Healthcare professionals' experiences and views of eHealth in pediatric care: qualitative interview study applying a theoretical framework for implementation

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Objective: This study aims to investigate the perspectives and insights of health care professionals (HCPs) regarding the implementation of an eHealth intervention in pediatric health care while applying the NASSS framework to theorize and evaluate the conditions influencing the implementation of eHealth solutions.

Methods: Semistructured interviews were performed with health care providers, including both staff and management personnel, within a university pediatric hospital (N=10). The data collection process occurred concurrently with a clinical trial focused on developing and assessing an eHealth app for self-management in pediatric care following hospital discharge. Using an abductive approach, the interviews were initially analyzed qualitatively and subsequently mapped onto the 7 domains of the NASSS framework to identify factors influencing implementation, encompassing facilitators, barriers, and varying levels of complexity.

Results: In the realm of pediatric care, the family was identified as the primary unit of care, and patient heterogeneity was a prominent feature. The implementation of eHealth tools, while deemed usable and flexible, was also seen as a delicate balance between safety and adaptability, highlighting challenges related to health care integration. Child participation and secrecy, especially for adolescents, contributed to the complexity of using eHealth. HCPs had high eHealth literacy, and thus challenges concerning adoption were related to work adaptations and the risk of “app overload.” The readiness for implementation was experienced as induced through the research study and the pandemic situation. However, to move from research to implementation in clinical practice, organizational challenges identified a need to update the concept of care and ensure activity measurements. In a wider context, HCPs raised concerns related to regulatory requirements for documentation, public procurement, and data safety. Implementation became more complex due to a lack of overview in a large organization.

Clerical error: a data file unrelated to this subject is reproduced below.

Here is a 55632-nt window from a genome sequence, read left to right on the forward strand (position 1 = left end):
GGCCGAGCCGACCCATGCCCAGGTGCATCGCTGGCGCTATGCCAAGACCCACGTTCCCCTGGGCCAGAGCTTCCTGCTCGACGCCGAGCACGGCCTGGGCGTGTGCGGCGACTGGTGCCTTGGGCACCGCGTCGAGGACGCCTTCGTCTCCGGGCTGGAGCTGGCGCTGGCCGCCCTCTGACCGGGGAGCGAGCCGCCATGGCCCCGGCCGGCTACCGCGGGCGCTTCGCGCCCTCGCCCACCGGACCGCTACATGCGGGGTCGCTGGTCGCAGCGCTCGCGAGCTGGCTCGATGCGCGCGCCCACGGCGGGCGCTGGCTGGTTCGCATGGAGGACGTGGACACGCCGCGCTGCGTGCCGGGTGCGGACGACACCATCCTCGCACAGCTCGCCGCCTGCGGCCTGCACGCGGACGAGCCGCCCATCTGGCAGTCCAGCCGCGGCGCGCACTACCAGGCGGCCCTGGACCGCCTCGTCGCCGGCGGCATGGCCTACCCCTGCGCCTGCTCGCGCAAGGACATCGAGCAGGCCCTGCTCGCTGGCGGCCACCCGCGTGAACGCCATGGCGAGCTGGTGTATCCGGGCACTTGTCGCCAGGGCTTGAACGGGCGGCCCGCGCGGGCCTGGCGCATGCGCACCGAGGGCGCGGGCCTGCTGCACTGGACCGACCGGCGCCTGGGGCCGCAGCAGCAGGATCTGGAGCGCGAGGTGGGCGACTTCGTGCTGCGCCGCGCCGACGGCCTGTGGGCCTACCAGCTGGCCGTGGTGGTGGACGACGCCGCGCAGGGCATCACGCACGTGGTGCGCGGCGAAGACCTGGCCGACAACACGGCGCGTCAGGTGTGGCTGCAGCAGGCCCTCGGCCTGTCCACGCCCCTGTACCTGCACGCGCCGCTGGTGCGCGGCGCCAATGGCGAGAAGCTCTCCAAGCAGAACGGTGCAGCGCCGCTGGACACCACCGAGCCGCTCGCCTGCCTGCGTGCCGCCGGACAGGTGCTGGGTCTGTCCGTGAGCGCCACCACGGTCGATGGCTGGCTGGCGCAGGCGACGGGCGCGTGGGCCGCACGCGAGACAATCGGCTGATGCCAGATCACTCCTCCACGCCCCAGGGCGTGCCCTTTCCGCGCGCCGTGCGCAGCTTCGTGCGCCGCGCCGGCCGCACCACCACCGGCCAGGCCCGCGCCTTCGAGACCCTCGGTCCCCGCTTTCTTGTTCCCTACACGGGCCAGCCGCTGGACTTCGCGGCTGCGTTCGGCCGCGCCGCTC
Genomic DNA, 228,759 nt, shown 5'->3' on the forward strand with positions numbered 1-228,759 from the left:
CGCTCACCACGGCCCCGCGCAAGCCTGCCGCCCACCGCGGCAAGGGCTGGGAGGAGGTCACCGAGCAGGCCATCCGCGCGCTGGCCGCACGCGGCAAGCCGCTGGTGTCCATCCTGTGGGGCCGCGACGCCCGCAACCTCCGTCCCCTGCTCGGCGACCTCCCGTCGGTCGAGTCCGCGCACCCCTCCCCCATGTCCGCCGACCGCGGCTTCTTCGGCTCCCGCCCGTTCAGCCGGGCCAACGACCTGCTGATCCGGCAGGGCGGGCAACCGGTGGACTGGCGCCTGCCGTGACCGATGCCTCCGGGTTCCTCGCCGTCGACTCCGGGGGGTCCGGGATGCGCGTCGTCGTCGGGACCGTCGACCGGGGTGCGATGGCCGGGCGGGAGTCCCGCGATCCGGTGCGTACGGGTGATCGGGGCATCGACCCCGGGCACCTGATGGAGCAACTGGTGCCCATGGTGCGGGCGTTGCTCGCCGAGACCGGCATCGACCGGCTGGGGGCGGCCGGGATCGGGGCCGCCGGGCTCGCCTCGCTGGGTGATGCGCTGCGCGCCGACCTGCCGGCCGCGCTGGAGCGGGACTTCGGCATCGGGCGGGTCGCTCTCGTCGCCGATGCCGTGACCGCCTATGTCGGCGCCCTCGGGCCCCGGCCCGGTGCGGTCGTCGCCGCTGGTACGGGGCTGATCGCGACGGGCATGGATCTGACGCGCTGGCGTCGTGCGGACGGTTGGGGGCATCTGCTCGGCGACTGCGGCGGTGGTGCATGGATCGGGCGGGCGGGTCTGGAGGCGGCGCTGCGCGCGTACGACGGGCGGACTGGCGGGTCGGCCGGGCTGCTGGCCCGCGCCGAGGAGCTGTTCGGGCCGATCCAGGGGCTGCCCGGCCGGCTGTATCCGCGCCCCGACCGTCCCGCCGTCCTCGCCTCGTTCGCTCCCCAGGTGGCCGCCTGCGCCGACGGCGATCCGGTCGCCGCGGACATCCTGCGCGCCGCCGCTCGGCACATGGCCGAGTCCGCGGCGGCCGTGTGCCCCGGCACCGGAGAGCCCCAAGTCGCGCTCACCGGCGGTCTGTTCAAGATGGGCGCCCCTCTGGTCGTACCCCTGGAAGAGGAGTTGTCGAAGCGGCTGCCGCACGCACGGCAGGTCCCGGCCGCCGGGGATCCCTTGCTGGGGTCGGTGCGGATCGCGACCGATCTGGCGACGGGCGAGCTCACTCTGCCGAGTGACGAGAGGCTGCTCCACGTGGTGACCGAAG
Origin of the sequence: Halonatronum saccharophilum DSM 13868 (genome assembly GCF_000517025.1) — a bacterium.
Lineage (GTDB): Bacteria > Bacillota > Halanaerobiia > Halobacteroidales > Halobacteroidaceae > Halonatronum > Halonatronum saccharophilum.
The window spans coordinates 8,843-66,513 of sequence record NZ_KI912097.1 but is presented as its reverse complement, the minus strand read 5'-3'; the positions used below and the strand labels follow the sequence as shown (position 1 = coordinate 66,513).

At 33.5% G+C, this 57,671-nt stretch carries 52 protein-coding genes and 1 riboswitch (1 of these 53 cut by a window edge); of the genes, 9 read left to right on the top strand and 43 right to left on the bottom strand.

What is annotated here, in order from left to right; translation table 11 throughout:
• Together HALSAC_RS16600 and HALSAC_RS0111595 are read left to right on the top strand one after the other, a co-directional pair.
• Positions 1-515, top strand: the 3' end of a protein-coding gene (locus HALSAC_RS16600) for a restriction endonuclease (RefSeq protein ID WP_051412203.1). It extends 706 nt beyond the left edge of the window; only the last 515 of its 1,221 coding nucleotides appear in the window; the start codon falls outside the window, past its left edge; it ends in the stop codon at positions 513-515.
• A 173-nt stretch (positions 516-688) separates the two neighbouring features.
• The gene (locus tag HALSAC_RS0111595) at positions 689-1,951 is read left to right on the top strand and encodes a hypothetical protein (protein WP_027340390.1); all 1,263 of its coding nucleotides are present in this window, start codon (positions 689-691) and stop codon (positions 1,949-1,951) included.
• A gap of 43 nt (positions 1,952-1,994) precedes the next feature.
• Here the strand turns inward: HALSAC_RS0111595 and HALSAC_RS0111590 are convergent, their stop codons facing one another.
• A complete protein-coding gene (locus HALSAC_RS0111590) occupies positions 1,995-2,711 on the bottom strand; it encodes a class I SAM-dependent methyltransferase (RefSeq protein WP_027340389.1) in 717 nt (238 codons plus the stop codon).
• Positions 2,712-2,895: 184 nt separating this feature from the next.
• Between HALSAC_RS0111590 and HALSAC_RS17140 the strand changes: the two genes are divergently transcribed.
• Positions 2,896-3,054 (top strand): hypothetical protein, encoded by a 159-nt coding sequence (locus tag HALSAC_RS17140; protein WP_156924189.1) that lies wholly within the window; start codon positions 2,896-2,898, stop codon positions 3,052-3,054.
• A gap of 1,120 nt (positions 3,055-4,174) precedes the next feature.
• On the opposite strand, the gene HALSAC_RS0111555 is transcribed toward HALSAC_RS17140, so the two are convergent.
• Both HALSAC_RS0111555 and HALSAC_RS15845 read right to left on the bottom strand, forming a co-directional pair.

Conclusions: Important perspectives for implementation were considerations of regulatory requirements, as well as the need for a shared vision of eHealth and the establishment of eHealth-related work as part of regular health care. Key contextual factors that support reach and impact are communication channels between different levels at the hospital and a need for paths and procedures compatible with legal, technological, and security concerns. Further research should focus on how eHealth interventions are perceived by children, adolescents, their parents, and other stakeholders.

Trial Registration: NCT04150120;
Original languageEnglish
Article numbere47663
JournalJMIR Pediatrics and Parenting
Publication statusPublished - 2023 Oct 18

Subject classification (UKÄ)

  • Pediatrics
  • Health Care Service and Management, Health Policy and Services and Health Economy


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